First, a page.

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Jobs Report

April 21, 2015

Preliminary estimates indicate North Dakota employment expanded on a year-over-year basis in March 2015. Employers reported an estimated 14,500 more jobs when compared to a year ago, a 3.2 percent increase. For a detailed breakdown, visit the Jobs Report page.

North Dakota Employment Estimates
Year-Over-Year Percent Change
March 2014 - March 2015

Graph showing North Dakota's Employment Change Year-over-Year by Month

Labor Force and Unemployment Statistics

April 21, 2015

Preliminary labor force statistics indicate North Dakota’s March 2015 not seasonally adjusted unemployment rate was 3.8 percent, up from the prior month and higher than the 3.4 percent rate reported one year ago [region, metro, and county data will be released April 27th]. Adjusted for seasonality, North Dakota’s unemployment rate was 3.1 percent, up from the prior month. The U.S. rate was 5.5 percent. For a detailed breakdown, visit the Labor Force and Unemployment Statistics page.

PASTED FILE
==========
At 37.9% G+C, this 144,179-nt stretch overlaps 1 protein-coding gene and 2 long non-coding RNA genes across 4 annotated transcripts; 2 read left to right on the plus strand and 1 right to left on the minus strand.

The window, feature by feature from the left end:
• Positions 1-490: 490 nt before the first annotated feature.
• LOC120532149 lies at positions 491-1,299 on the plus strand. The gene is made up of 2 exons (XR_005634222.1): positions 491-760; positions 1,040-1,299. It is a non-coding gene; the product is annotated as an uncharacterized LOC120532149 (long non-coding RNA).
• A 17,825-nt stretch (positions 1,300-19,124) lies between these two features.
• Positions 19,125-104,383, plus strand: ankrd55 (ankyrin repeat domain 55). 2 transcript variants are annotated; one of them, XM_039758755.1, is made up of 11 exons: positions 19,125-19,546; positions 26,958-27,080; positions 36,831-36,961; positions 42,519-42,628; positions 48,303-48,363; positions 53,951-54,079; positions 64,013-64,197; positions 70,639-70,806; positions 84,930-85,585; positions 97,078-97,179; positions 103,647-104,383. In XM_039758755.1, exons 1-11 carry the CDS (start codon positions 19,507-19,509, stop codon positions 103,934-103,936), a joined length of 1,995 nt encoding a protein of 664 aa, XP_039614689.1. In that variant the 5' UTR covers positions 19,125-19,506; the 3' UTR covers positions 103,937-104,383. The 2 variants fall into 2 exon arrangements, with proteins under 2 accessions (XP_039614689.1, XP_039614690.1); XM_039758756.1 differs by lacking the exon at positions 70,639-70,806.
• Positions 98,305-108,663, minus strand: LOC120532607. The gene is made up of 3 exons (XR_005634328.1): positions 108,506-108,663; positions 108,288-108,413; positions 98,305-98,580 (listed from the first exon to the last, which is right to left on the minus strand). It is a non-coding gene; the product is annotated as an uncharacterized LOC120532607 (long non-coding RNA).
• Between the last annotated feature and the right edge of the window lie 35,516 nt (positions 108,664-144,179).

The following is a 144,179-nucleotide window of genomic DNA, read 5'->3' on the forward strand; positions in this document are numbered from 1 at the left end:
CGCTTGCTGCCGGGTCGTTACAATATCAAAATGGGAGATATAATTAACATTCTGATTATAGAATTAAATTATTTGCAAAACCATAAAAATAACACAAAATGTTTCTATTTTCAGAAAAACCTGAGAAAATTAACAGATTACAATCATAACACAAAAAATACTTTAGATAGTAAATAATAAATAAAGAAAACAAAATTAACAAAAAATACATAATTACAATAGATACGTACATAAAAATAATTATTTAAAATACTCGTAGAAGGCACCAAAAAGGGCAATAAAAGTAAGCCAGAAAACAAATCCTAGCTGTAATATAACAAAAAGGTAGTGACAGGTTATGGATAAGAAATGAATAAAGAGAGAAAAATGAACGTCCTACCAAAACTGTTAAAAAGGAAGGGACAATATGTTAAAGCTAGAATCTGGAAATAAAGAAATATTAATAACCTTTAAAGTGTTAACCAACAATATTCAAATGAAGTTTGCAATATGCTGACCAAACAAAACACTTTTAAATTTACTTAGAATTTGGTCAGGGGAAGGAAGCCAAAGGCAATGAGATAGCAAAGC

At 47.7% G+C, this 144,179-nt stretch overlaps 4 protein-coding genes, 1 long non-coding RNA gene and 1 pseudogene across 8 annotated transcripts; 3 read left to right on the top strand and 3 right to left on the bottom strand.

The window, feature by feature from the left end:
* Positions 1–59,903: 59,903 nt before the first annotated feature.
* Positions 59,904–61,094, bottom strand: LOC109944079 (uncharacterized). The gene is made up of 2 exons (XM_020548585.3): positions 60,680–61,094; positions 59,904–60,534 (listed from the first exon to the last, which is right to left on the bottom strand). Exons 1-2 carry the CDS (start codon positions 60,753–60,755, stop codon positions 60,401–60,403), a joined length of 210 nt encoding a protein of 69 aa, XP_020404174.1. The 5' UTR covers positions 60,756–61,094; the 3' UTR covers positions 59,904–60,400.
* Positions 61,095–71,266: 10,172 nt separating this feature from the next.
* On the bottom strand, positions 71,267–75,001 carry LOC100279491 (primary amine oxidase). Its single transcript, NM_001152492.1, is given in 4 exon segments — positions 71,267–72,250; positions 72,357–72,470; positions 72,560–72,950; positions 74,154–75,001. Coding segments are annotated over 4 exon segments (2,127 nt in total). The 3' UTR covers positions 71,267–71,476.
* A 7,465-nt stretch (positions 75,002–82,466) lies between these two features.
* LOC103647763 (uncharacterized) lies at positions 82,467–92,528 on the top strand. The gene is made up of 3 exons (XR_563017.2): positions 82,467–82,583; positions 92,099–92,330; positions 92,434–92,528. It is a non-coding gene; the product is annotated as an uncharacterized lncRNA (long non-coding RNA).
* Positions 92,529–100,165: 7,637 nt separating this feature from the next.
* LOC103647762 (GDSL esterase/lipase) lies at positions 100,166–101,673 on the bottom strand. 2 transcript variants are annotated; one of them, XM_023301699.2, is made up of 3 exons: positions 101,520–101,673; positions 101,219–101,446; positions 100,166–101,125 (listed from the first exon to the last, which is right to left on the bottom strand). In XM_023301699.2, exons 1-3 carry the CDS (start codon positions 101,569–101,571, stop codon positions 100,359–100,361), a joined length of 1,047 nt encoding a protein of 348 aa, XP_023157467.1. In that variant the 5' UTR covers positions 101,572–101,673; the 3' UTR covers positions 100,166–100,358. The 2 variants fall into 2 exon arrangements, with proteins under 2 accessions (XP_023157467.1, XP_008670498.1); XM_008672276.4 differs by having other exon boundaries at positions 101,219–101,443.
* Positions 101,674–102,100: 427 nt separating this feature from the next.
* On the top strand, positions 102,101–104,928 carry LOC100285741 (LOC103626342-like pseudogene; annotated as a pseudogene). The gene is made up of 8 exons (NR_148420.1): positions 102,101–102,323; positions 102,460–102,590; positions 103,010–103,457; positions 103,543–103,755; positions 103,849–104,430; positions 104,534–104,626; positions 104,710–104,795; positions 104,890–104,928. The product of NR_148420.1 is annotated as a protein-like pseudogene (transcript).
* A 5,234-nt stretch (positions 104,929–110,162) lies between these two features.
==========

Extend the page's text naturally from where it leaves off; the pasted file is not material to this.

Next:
North Dakota Unemployment Rate
Not Seasonally Adjusted
March 2014 - March 2015

Graph showing the Monthly Unemployment Rate

County Unemployment Rates
Not Seasonally Adjusted
FEBRUARY 2015

Map of North Dakota showing County Unemployment Rates PDF Download PDF Version

Initial Claims Data

This report highlights the most recently released monthly initial claims data from the unemployment insurance program. For a detailed breakdown, visit the Initial Claims Data page.

County Initial Claims
Year-Over-Year Numeric Change
March 2014 - March 2015

Map of North Dakota showing County Initial Claims Year-Over-Year Numeric Change PDF Download PDF Version